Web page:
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The man who built Toronto Add to ...

As the real estate boom came to an end in the late '80s, Bratty realized that his long-time MO-"buying acreage and creating lots"-would no longer be profitable as land got more expensive. So, the Brattys, led by Rudy's sons, ventured into actually building houses, as well. "We started with six houses," Chris remembers. "It's very similar to the way my dad began." Except, he acknowledges with a laugh, Rudy sold them the suburban lots to build them on.

Remington made it through the downturn with money-and land-to spare. For a while, development continued much the way it had back in the '70s. "All we do is respond to the market, and in the market at that time, single-family was the champion," Bratty explains. "A single-family home, white picket fence, a 50-foot-lot, a two-car garage; the husband works, the wife works part-time, two or three kids, and goodbye Charlie. Everyone's happy."

But it couldn't last, and during the real estate lull in the late 1990s, Bratty discovered the future of development.

Two decades ago, a mixed-use suburban development like Downtown Markham-one combining retail, residential and office space-would have been nearly impossible to sell. Even as light industry moved to the suburbs, condo towers were virtually non-existent. After all, the whole idea of living in Mississauga or Markham or Richmond Hill was to have a driveway, a big backyard-a buffer between you and the city.

But the peaceful era of picket fences here was grinding to a halt. The success of Bratty, his partners and competitors came back to haunt them: As people and commerce spread away from the centre, commuting became a nightmare and even happy suburbanites started calling for "smart growth."

Density, sustainability and walkability became the new buzzwords in the 1990s, and the idea of turning former bedroom communities like Markham into diverse, self-sustaining cities in their own right began to take shape. It took a while before laws like Ontario's 2005 Places to Grow Act started to enforce these ideas.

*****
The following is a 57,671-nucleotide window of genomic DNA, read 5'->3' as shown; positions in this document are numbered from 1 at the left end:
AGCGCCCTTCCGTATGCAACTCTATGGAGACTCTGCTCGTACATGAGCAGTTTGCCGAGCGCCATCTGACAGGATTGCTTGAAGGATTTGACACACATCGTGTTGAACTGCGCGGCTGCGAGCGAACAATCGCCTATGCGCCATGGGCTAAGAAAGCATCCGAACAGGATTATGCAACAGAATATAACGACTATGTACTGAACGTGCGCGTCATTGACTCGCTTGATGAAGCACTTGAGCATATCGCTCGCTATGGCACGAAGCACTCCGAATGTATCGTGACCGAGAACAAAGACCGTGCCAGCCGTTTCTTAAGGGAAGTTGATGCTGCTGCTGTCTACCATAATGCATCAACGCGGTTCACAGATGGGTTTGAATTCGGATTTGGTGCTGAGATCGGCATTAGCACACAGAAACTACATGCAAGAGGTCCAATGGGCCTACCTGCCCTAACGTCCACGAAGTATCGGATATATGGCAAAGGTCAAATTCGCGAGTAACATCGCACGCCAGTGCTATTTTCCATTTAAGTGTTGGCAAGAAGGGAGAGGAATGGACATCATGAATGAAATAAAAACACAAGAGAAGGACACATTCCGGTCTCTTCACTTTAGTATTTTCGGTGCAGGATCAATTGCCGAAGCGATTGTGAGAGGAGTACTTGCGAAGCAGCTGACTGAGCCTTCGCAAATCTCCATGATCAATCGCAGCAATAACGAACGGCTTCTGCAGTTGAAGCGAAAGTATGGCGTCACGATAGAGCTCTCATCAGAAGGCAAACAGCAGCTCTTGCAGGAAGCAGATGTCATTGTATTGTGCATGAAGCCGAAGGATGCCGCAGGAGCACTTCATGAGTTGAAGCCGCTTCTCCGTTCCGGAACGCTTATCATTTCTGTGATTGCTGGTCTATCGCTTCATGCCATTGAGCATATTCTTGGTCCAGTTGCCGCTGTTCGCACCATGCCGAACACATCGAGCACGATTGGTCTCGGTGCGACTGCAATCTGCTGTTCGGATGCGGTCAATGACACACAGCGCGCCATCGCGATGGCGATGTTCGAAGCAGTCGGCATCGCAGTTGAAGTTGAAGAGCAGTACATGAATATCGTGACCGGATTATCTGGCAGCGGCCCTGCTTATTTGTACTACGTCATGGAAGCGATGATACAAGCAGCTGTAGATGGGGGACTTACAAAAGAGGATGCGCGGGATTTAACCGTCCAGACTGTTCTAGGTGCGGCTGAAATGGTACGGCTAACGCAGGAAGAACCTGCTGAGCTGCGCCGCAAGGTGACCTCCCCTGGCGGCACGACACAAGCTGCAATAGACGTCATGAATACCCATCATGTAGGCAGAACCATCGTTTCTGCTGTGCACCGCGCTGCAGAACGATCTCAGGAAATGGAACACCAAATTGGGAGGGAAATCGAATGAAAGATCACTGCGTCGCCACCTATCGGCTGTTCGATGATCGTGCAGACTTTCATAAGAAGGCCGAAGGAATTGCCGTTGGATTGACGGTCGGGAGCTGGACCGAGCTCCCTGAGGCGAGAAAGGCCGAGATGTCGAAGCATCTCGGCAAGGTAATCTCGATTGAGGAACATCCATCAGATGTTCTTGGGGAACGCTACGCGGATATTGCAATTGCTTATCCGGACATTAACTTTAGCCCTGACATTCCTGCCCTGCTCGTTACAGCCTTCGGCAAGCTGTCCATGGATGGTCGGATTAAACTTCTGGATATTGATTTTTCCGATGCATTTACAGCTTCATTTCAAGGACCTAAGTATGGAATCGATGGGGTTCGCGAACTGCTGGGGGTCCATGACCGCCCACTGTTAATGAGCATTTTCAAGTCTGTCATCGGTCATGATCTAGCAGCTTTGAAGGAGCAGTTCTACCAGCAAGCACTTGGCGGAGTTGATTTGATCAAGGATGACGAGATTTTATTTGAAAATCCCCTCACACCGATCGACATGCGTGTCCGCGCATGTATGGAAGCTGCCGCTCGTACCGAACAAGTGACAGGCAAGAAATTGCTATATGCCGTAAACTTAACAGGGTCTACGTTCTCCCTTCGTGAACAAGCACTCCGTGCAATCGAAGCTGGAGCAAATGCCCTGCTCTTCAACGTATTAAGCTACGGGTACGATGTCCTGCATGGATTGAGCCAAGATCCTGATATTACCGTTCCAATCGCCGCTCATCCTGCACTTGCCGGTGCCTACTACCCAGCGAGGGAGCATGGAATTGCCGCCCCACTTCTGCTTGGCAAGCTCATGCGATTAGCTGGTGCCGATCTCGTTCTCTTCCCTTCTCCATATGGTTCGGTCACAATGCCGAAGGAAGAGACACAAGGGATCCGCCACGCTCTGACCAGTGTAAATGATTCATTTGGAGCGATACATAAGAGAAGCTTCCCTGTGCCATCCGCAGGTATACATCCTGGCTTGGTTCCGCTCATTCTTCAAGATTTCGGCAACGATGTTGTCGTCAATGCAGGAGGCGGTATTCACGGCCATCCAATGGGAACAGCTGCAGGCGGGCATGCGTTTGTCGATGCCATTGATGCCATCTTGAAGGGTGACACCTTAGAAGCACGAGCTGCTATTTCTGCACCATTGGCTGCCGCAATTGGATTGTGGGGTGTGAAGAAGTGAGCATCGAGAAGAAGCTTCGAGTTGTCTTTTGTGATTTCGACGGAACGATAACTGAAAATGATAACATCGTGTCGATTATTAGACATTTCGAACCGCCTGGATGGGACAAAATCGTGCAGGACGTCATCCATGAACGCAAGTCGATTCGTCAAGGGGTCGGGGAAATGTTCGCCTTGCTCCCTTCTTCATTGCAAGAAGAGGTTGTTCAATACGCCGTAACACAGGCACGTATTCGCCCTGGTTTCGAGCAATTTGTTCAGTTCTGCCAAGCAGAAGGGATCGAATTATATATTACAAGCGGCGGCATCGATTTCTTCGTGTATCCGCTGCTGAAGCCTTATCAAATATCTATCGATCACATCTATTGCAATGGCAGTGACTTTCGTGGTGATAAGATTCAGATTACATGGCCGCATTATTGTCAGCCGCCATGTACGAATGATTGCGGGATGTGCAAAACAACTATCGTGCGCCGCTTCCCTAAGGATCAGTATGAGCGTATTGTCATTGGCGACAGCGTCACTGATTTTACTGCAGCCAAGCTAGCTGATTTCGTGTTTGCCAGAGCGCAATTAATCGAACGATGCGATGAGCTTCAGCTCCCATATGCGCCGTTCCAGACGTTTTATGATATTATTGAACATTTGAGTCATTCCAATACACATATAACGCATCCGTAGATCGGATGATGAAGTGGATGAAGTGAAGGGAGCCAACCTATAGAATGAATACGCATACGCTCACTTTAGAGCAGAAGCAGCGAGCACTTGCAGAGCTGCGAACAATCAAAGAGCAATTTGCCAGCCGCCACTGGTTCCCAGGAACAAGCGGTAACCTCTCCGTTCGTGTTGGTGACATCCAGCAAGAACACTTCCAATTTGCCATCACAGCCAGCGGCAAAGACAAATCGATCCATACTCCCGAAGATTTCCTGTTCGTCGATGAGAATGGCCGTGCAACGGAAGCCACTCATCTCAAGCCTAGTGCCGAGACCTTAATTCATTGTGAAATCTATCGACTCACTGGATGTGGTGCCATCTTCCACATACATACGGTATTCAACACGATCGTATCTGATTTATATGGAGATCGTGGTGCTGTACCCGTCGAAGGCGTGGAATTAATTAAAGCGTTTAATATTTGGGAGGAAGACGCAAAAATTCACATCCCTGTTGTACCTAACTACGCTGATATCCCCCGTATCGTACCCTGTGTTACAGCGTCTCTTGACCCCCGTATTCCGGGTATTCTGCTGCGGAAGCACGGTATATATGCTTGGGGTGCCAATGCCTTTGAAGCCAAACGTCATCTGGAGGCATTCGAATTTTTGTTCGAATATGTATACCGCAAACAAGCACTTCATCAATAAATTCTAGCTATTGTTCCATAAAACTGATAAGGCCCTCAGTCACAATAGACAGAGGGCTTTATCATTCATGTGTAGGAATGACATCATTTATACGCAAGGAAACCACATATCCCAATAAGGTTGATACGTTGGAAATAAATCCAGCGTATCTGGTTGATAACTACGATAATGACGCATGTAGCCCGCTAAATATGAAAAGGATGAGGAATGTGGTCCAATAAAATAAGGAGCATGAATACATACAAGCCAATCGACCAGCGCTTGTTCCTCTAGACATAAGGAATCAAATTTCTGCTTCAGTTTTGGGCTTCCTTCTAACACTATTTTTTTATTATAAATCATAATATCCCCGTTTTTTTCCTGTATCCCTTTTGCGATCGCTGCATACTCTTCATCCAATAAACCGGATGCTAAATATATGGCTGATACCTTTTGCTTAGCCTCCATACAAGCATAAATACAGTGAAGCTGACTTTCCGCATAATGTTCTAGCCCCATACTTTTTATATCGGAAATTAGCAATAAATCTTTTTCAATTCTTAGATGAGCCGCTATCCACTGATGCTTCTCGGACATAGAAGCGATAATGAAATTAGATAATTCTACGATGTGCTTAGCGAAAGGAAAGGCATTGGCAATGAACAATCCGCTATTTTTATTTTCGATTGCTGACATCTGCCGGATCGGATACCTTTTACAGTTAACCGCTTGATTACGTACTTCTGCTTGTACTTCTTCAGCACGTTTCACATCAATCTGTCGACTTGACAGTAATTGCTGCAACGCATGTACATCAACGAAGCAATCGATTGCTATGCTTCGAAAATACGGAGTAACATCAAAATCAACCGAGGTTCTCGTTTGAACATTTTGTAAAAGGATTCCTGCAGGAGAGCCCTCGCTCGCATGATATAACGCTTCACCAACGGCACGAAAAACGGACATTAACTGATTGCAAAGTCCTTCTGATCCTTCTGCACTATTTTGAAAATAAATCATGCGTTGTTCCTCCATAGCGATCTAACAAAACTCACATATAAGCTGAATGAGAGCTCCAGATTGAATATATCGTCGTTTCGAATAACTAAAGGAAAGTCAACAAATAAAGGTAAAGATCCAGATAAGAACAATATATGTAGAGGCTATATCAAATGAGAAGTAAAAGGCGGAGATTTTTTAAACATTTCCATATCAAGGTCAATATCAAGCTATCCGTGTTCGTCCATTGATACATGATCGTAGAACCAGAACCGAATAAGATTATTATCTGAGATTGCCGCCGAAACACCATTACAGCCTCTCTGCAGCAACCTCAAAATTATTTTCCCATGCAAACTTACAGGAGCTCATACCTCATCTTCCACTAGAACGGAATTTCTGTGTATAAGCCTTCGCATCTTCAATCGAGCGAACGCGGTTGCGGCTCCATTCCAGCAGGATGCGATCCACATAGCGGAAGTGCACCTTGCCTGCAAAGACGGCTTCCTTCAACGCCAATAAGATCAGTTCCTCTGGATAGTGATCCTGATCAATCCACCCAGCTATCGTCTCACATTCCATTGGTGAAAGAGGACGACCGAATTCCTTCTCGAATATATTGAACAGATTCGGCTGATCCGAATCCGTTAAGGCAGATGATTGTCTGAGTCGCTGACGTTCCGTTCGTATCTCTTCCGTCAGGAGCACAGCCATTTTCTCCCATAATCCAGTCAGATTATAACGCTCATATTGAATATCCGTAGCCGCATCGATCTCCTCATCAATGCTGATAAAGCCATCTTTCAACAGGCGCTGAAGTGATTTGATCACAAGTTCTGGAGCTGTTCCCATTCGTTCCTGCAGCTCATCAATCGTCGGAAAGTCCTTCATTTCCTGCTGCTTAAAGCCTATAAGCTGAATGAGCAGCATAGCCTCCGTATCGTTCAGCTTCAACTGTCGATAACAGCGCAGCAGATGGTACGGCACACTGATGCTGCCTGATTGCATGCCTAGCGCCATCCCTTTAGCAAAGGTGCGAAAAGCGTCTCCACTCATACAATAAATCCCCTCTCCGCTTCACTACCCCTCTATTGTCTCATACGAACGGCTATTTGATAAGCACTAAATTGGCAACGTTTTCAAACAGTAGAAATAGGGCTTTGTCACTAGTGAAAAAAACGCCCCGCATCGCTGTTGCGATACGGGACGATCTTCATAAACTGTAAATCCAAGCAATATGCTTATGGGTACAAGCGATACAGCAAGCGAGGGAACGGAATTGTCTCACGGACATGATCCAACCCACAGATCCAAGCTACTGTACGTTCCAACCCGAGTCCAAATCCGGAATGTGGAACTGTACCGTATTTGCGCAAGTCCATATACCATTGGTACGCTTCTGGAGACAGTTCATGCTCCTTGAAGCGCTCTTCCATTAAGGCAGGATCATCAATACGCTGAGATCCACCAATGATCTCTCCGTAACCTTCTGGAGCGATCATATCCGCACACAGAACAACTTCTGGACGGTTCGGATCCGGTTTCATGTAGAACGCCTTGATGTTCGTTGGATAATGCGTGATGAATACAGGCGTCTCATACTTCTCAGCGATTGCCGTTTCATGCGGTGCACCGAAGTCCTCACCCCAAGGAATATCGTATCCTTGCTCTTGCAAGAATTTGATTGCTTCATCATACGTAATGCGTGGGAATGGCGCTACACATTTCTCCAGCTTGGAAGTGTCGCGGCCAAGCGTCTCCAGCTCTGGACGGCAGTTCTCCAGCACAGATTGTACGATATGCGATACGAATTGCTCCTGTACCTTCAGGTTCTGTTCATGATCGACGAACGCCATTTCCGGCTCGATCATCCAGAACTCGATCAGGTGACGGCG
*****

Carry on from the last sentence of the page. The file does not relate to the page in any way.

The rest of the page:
The Brattys found themselves on the leading edge almost by accident. Markham's then-mayor, Don Cousens, approached Remington in the mid-'90s about building a high-density community that would act as a town centre for the sprawling municipality. The developer was skeptical. "Cousens came to us and said, 'We want to do all the buzzwords,'" Bratty recalls. "We didn't think it was going to work, to be honest with you."

Cousens and the rest of Markham's municipal council had been inspired by the idea of the "lifestyle centre," an offshoot of the New Urbanist movement (a set of ideas that originated primarily with Miami planners Andrés Duany and Elizabeth Plater-Zyberk and is epitomized by the theme-park-like town of Seaside, Florida, where The Truman Show was set). Generally located in an affluent American suburb, the lifestyle centre combines retail, residential and office space on pretentiously urban "streets" studded with restaurants and cultural activity. The inevitable cars are hidden in garages on the fringes.

Cousens was convinced that a 243-acre chunk of land Bratty owned in Markham was the best place to create that sort of community. It paralleled the main local artery, Highway 407, and was next to a GO commuter rail station. "My job became one of convincing Rudy Bratty," the ex-mayor says.

Originally, that piece of land had been slated for a typical Bratty-style development: 500 single-family homes on curvy streets, with a few factories toward the edge of the 407. "That would have been that, and on to other things," Bratty says. But a slow real estate market held up the development, and he figured Cousens's pitch was worth looking at.

Bratty, along with local politicians and town staff, travelled to sites across the U.S. to see the lifestyle centre in action. And with a team of top consultants, Bratty developed the ambitious plan for Downtown Markham. In the development's largely residential west end, townhouse blocks would be interspersed with dozens of condo towers, a central park and schools. A tributary of the Rouge River would become parkland along the edges and through the middle of the area. Five distinct precincts would make up the commercial heart of the area and provide employment: the Montgomery High Street retail district; the Gallery, a semi-enclosed shopping arcade; the Simcoe Promenade; the Piazza, a large central square; and the Commercial District (which already includes new headquarters for Motorola Canada and Honeywell Canada). All of these "public" spaces would be owned by Remington.

So far, there's nothing comparable in Canada, though a few similar developments are under construction, including one in B.C's Lower Mainland and one in Mississauga. They're dwarfed by Downtown Markham, though, and with its large piazza and genuine office presence, Bratty's development is likely to be denser, busier, more genuinely city-like.

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